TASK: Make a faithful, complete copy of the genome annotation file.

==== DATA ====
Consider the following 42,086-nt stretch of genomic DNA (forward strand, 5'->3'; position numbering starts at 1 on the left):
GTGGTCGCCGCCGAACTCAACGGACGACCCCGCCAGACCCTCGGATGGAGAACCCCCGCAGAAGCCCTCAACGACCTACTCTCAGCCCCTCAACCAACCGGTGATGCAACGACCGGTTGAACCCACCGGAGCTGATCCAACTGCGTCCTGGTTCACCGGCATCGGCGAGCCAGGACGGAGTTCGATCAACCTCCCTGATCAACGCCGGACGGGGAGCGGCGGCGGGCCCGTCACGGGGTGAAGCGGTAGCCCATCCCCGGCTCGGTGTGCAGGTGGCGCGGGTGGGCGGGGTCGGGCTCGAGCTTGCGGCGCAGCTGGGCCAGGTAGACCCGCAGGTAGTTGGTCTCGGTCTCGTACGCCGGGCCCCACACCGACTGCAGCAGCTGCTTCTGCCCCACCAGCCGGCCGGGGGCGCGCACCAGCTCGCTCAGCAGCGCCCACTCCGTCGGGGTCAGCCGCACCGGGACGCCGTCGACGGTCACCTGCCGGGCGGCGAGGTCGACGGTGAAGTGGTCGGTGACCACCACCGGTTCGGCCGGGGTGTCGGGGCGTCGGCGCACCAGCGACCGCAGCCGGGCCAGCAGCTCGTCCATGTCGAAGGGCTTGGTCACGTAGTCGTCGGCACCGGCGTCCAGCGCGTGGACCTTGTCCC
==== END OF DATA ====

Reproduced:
Consider the following 42,086-nt stretch of genomic DNA (forward strand, 5'->3'; position numbering starts at 1 on the left):
GTGGTCGCCGCCGAACTCAACGGACGACCCCGCCAGACCCTCGGATGGAGAACCCCCGCAGAAGCCCTCAACGACCTACTCTCAGCCCCTCAACCAACCGGTGATGCAACGACCGGTTGAACCCACCGGAGCTGATCCAACTGCGTCCTGGTTCACCGGCATCGGCGAGCCAGGACGGAGTTCGATCAACCTCCCTGATCAACGCCGGACGGGGAGCGGCGGCGGGCCCGTCACGGGGTGAAGCGGTAGCCCATCCCCGGCTCGGTGTGCAGGTGGCGCGGGTGGGCGGGGTCGGGCTCGAGCTTGCGGCGCAGCTGGGCCAGGTAGACCCGCAGGTAGTTGGTCTCGGTCTCGTACGCCGGGCCCCACACCGACTGCAGCAGCTGCTTCTGCCCCACCAGCCGGCCGGGGGCGCGCACCAGCTCGCTCAGCAGCGCCCACTCCGTCGGGGTCAGCCGCACCGGGACGCCGTCGACGGTCACCTGCCGGGCGGCGAGGTCGACGGTGAAGTGGTCGGTGACCACCACCGGTTCGGCCGGGGTGTCGGGGCGTCGGCGCACCAGCGACCGCAGCCGGGCCAGCAGCTCGTCCATGTCGAAGGGCTTGGTCACGTAGTCGTCGGCACCGGCGTCCAGCGCGTGGACCTTGTCCC